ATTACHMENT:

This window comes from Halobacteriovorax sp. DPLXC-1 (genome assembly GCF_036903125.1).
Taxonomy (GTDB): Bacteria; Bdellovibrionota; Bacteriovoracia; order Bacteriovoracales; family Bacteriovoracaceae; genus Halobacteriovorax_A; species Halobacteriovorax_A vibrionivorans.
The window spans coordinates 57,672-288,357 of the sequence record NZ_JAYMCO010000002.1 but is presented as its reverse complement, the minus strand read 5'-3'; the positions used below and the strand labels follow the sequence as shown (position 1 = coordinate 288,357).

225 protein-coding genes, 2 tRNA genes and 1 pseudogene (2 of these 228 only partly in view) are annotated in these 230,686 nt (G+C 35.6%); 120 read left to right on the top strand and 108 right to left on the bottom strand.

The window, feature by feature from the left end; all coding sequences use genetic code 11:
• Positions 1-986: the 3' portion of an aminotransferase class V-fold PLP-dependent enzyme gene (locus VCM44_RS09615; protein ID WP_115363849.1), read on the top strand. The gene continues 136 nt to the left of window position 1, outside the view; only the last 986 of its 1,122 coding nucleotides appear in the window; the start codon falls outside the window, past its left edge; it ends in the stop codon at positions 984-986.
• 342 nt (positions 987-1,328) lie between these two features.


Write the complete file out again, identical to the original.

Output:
This window comes from Halobacteriovorax sp. DPLXC-1 (genome assembly GCF_036903125.1).
Taxonomy (GTDB): Bacteria; Bdellovibrionota; Bacteriovoracia; order Bacteriovoracales; family Bacteriovoracaceae; genus Halobacteriovorax_A; species Halobacteriovorax_A vibrionivorans.
The window spans coordinates 57,672-288,357 of the sequence record NZ_JAYMCO010000002.1 but is presented as its reverse complement, the minus strand read 5'-3'; the positions used below and the strand labels follow the sequence as shown (position 1 = coordinate 288,357).

225 protein-coding genes, 2 tRNA genes and 1 pseudogene (2 of these 228 only partly in view) are annotated in these 230,686 nt (G+C 35.6%); 120 read left to right on the top strand and 108 right to left on the bottom strand.

The window, feature by feature from the left end; all coding sequences use genetic code 11:
• Positions 1-986: the 3' portion of an aminotransferase class V-fold PLP-dependent enzyme gene (locus VCM44_RS09615; protein ID WP_115363849.1), read on the top strand. The gene continues 136 nt to the left of window position 1, outside the view; only the last 986 of its 1,122 coding nucleotides appear in the window; the start codon falls outside the window, past its left edge; it ends in the stop codon at positions 984-986.
• 342 nt (positions 987-1,328) lie between these two features.